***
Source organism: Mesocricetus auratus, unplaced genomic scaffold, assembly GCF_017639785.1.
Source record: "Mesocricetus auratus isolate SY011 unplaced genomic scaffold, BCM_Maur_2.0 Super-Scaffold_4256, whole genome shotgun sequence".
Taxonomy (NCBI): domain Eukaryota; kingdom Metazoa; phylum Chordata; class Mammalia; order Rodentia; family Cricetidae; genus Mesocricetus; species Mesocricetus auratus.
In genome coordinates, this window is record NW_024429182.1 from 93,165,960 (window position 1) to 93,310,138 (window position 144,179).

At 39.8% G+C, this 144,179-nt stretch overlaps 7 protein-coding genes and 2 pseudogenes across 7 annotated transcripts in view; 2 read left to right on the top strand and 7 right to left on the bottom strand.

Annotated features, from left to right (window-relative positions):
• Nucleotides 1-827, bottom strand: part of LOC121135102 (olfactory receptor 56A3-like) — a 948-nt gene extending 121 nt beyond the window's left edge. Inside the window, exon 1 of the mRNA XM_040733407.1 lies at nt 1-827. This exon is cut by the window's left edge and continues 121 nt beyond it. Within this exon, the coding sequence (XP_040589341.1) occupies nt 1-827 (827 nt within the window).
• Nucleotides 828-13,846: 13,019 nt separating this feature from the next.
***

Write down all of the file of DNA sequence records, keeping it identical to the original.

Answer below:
Source organism: Mesocricetus auratus, unplaced genomic scaffold, assembly GCF_017639785.1.
Source record: "Mesocricetus auratus isolate SY011 unplaced genomic scaffold, BCM_Maur_2.0 Super-Scaffold_4256, whole genome shotgun sequence".
Taxonomy (NCBI): domain Eukaryota; kingdom Metazoa; phylum Chordata; class Mammalia; order Rodentia; family Cricetidae; genus Mesocricetus; species Mesocricetus auratus.
In genome coordinates, this window is record NW_024429182.1 from 93,165,960 (window position 1) to 93,310,138 (window position 144,179).

At 39.8% G+C, this 144,179-nt stretch overlaps 7 protein-coding genes and 2 pseudogenes across 7 annotated transcripts in view; 2 read left to right on the top strand and 7 right to left on the bottom strand.

Annotated features, from left to right (window-relative positions):
• Nucleotides 1-827, bottom strand: part of LOC121135102 (olfactory receptor 56A3-like) — a 948-nt gene extending 121 nt beyond the window's left edge. Inside the window, exon 1 of the mRNA XM_040733407.1 lies at nt 1-827. This exon is cut by the window's left edge and continues 121 nt beyond it. Within this exon, the coding sequence (XP_040589341.1) occupies nt 1-827 (827 nt within the window).
• Nucleotides 828-13,846: 13,019 nt separating this feature from the next.